1. Scald the chicken by pouring boiling water over it inside and out. Put the chicken into a stew pot or Dutch oven. Add water to cover and place pot over high heat. Bring the water to a boil, skimming off the foam as it accumulates. When the water boils, reduce the heat and add the vegetables. Cover the pot and simmer for 3 hours over very low heat.

    2. Remove the chicken from the pot and serve it separately or cut it into serving pieces and add it to soup just before serving.

    3. Strain the soup, discarding the vegetables. Wipe the surface with a paper towel to soak up excess fat. Or, better still, cool the soup, refrigerate it, and remove the fat which will have solidified on top; then reheat soup.

    4. Taste soup, and add the seasonings before serving

  4. Sophie Dahl and James Wong

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    Despite being slated this morning I really enjoyed Sophie Dahl’s new cookery programme. The food wasn’t so sugary as Nigella’s and she does bring a different angle to cooking. I loved the lunch of fennel and yellow courgette salad with buffallo mozzeralla on sourdough bread and the halibut supper looked great. Also the soundtrack was pretty good as well!

    Also good to see James Wong back with his How To Grow Your Own Drugs. Am going to try his moth repellant over the weekend.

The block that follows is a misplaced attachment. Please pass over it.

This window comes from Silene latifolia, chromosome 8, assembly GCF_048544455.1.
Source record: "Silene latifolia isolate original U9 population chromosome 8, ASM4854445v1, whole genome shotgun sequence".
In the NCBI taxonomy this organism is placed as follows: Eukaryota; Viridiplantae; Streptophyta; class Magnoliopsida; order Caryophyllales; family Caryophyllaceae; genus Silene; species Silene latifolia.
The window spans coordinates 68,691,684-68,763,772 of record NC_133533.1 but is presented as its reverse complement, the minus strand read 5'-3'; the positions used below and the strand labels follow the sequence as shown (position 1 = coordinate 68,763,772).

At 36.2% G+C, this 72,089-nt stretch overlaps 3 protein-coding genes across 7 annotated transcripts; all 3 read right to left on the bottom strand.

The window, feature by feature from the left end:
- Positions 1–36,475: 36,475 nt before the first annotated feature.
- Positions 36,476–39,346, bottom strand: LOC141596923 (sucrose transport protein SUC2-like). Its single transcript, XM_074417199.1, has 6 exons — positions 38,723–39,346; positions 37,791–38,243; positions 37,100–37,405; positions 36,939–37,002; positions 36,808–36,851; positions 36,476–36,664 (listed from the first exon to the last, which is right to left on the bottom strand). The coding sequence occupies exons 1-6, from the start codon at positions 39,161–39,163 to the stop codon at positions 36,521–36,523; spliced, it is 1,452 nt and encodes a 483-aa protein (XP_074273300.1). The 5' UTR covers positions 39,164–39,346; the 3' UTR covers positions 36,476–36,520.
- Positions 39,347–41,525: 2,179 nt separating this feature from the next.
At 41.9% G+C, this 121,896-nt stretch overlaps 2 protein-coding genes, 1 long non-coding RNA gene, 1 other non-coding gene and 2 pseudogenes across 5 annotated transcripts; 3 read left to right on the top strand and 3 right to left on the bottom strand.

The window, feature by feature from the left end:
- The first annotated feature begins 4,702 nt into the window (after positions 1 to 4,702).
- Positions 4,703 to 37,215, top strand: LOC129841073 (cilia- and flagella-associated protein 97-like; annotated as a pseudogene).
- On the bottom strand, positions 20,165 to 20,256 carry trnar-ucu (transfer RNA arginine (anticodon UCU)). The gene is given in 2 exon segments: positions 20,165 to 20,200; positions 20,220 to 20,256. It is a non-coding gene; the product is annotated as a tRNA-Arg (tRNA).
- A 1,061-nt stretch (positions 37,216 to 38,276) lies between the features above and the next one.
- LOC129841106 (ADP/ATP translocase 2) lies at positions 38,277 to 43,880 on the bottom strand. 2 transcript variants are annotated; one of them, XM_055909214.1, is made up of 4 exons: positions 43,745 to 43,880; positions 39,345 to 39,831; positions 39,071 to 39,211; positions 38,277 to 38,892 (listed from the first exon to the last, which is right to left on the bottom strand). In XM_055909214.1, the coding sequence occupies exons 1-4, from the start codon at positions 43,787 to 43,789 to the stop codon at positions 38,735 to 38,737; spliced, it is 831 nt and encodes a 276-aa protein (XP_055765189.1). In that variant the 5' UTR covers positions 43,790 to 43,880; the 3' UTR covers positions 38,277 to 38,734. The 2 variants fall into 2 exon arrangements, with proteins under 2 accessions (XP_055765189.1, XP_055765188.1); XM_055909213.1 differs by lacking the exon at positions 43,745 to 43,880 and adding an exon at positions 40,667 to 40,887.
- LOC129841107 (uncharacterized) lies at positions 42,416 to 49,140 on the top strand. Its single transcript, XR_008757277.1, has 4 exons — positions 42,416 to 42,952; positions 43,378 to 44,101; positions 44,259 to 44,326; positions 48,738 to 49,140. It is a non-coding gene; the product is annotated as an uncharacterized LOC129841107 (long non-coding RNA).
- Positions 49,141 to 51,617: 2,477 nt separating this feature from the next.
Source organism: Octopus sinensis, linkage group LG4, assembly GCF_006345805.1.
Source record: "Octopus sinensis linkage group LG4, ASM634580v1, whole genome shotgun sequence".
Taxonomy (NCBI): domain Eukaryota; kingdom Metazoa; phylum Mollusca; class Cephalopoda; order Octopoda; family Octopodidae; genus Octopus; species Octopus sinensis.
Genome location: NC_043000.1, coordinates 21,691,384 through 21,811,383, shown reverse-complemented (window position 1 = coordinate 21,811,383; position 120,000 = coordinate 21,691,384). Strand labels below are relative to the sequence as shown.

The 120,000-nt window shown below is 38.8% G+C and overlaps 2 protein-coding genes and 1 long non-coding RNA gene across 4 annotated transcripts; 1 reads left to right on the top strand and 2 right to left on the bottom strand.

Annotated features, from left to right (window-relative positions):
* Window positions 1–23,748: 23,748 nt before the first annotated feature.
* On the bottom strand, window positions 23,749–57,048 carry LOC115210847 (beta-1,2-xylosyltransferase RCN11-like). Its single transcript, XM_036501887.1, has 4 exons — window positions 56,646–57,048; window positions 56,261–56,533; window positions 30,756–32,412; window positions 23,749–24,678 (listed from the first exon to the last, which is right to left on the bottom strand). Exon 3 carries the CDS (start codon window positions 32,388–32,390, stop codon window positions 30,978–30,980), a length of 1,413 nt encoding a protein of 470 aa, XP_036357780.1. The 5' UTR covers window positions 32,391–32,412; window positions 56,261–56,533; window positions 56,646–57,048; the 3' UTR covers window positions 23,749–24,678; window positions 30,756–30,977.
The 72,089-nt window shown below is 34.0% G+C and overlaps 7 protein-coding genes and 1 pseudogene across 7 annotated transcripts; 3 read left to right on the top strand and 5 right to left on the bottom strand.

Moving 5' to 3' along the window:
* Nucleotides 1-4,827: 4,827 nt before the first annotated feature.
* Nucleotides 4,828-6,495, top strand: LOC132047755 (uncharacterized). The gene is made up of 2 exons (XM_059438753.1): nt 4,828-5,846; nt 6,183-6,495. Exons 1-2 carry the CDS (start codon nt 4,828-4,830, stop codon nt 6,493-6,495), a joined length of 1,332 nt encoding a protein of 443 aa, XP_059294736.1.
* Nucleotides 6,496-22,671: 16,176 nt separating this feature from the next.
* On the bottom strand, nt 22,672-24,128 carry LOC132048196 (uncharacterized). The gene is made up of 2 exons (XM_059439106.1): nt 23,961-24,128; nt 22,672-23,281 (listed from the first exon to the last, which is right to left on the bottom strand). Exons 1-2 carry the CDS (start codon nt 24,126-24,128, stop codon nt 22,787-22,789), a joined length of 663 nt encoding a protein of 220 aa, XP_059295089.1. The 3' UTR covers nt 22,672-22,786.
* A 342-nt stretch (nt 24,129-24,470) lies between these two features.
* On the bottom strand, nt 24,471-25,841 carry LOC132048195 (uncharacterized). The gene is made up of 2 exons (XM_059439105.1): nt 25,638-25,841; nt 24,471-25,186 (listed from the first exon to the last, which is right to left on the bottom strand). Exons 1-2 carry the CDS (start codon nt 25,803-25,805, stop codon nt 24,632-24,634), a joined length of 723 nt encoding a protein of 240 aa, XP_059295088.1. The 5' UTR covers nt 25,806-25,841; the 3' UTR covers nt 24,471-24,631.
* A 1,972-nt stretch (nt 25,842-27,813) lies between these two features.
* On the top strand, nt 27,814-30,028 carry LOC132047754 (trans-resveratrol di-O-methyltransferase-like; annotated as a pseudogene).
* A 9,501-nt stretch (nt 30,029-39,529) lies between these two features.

5. Ingredients in the new KFC Krushem

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    Last week MacDonalds, this week KFC. Here are the listed ingredients of the new Caramel Crunch Krushem. (how I love it when they use a K when a C would be the appropriate letter!)

    Semi skimmed milk, sugar, butter, skimmed milk powder, dried glucose syrup, emulsifier E477, E471, stabilisers, E466, E412, E407, E451, caramel sauce, glucose syrup, caramelised sugar syrup, sweetened condensed milk, flavour, colours, paprika and caramel, honeycomb pieces (sugar glucose, vegetable fat, maize starch, raising agent E500).

    Apart from the fact that there is actually something called sweetened condensed milk (isn’t the whole point of condensed milk that it is filled with sugar anyway?) the amount of sugar in this… well it beggars belief to be honest. What is the point of top surgeons wanting a ban on butter, and the government wanting to ban smoking in doorways when this diabetes -in- a paper cup is allowed to be made.

  6. McDonalds meal that doesn’t go off

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    This article (see link below) shouldn’t surprise you. If it does you are being slightly naive in buying into the new image Mcdonalds is trying to show us. A happy meal was kept by a mother for one year and it is still in tact – take a look at the list of ingredients and the picture of the burger.–gone-off.html

    I was talking to a mother yesterday and she had been persuaded that the new image Mcdonalds was far better for you. Their adverts have oldie woldie music and kids running around on farms looking healthy. The reality is far removed from this idyllic picture. They advertise their burgers as 100% meat as if we should be grateful. What other percentage should it be? The additives in the food are still there and in my mind the food is not “real”. It is still junk food. Think very carefully before you eat this stuff and give it to your kids. It’s not really a treat is it? Try fish and chips instead.